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There’s no need to log into every account you have and type in your routing number either.

With personal finance software you can schedule automatic payments and transfers between all of your imported accounts. Automatic transfers will help to make sure you have the necessary funds in the right account to ensure all bills are paid on the appropriate date. Late fees are annoying and do nothing but cost you money. It’s time that you said goodbye to them once and for all.

3. You Need to Streamline Your Budget

Perhaps the best feature of personal finance software is that it allows you track everything going in and out of your virtual wallet.

Nearly every brand of personal finance software out there has easy-to-read graphs and charts that allow you track every cent you spend or earn, should you choose. You might be pretty amazed when you see just how much you spent on eating out last month or if you splurged a little more than you should have on Christmas gifts last year.

Every successful business on the planet has a budget and using personal finance software can help you trim the fat on your spending in ways that affect your everyday life.

4. You Have Specific Goals to Meet

Maybe it’s paying off debt or saving for up something like a European vacation. Whatever your financial goal is, whether it’s long-term or short-term, personal finance software programs are one of the savviest ways to go about reaching those goals.

You can do everything from set spending alerts to notify you when you’re over budget to automating what percentage of your paycheck goes to things like retirement investments. The personal finance software that you choose should show you exactly how close you are to hitting those goals at any given time.

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How to Get Started

From AceMoney to Mint and Quicken, there ’s no shortage of personal finance software apps out there. Many of these programs are free to download and will allow you to pay bills, invest, monitor your net worth and credit profile, and even get a loan with the swipe of a finger.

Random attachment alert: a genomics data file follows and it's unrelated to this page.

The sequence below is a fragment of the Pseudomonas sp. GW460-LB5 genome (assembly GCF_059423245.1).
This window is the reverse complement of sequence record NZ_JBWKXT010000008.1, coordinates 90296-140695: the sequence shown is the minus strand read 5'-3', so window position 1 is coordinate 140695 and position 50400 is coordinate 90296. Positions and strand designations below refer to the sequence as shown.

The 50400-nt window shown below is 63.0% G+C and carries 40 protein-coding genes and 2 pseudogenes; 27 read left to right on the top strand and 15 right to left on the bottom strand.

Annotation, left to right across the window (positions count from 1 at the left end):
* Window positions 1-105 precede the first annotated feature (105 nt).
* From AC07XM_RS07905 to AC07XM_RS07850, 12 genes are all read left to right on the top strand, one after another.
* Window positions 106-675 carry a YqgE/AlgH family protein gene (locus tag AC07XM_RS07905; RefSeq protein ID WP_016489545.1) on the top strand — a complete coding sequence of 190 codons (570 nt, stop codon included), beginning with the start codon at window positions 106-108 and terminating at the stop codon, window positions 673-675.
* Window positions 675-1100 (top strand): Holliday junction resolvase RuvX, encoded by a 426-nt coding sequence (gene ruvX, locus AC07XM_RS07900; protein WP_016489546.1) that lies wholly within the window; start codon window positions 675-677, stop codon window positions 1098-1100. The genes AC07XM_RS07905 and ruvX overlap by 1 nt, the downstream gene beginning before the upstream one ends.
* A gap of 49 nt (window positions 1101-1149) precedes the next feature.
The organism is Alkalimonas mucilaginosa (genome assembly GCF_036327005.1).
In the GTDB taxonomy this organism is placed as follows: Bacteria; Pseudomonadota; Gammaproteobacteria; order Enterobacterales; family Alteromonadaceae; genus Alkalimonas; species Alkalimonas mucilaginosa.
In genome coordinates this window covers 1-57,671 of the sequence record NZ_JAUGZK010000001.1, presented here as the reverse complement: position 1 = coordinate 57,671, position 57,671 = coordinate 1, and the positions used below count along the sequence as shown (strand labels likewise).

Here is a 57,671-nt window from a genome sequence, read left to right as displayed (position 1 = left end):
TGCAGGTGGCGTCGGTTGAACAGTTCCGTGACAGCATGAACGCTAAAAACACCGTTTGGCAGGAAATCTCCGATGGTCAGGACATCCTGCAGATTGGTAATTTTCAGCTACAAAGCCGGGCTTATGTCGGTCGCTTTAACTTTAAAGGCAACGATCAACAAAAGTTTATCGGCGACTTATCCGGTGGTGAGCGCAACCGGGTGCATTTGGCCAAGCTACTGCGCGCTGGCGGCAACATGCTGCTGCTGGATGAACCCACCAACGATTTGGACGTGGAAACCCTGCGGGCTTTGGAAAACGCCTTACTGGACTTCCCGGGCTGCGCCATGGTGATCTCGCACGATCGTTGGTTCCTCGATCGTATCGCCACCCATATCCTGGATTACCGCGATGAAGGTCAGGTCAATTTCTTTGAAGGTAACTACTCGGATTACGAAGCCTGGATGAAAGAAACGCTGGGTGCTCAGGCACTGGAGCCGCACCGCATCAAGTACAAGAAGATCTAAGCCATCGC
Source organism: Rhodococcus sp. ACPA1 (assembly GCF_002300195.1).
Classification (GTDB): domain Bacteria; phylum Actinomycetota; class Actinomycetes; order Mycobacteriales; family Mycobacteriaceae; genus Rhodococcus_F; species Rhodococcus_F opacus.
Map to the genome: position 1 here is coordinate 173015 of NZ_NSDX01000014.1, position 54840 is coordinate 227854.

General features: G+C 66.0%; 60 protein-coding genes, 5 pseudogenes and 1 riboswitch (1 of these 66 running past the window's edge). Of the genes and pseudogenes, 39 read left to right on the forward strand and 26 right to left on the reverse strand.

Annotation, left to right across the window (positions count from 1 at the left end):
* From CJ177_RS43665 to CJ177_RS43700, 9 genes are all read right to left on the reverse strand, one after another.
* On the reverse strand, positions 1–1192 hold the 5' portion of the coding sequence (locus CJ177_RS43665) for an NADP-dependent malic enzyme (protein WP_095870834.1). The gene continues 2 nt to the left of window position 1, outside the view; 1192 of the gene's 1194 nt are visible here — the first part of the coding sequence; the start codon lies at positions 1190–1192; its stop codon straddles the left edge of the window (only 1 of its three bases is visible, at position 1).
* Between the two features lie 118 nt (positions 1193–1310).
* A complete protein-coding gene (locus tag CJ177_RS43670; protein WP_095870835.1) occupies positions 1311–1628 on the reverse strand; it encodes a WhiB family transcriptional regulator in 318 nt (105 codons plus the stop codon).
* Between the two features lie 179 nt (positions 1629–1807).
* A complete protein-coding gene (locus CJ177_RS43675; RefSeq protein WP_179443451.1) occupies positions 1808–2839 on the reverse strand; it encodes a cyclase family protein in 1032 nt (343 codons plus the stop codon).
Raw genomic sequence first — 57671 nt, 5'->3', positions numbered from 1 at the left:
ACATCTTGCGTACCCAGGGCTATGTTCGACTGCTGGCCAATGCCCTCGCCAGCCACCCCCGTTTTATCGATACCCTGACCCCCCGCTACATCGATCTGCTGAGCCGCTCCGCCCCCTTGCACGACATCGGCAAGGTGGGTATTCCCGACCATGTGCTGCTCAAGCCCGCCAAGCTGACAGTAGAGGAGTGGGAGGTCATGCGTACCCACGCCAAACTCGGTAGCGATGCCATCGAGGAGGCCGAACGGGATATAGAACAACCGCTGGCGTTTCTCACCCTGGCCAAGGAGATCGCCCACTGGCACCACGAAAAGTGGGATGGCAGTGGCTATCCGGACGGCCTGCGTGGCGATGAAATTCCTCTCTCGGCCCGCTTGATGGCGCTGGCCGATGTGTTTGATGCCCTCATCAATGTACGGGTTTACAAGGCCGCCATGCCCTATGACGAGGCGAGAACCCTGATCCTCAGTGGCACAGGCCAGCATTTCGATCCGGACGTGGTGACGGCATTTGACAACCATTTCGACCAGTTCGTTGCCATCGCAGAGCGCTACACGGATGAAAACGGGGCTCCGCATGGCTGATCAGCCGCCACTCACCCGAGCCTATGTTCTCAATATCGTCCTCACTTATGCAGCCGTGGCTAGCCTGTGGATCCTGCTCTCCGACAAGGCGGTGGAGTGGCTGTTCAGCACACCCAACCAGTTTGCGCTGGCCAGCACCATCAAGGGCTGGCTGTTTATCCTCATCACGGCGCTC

Other programs may only offer you limited services and will require a one-time fee or subscription to unlock all that they offer. These fees can often vary from as little as two dollars to 50 bucks a month.

It’s best to start off with the free version and then gauge whether you’re able to accomplish everything you’d like or if it’s worth exploring one of the paid options. Often times the subscription programs come with assistance from financial planning and investment experts — so that can be a real benefit.

When deciding which personal finance software program to use, it’s also important to look at how many accounts you wish to monitor. Certain programs limit the number of accounts you can add. Be sure that if you have checking, credit card, and investment accounts to monitor, that you choose a service that can monitor them all.

Finally, when looking around for the right personal finance software that meets your needs, make sure that you’re comfortable with the program’s interface. It shouldn’t be expected that you recognize every single feature instantly, but if the features don’t seem readable and manageable to you, then you’re not as likely to use it and get the full benefits.

Final Thoughts

Personal finance software can go a long way in helping you to take control of your money and meeting your financial goals. It’s important to note, however, that some focus more on budgeting and expense tracking while others prioritize investing portfolios and income taxes. Explore several different programs and read reviews to find the one that’s right for you.

In this day and age, managing one’s personal finances in a secure manner that allows the user to have a real-time visual representation of their money is easier than ever before. With the numerous applications that are out there — both free and subscription-based — there’s no reason that every person can’t take control of their money and ensure they’re making smart money moves.

Featured photo credit: rawpixel via unsplash.com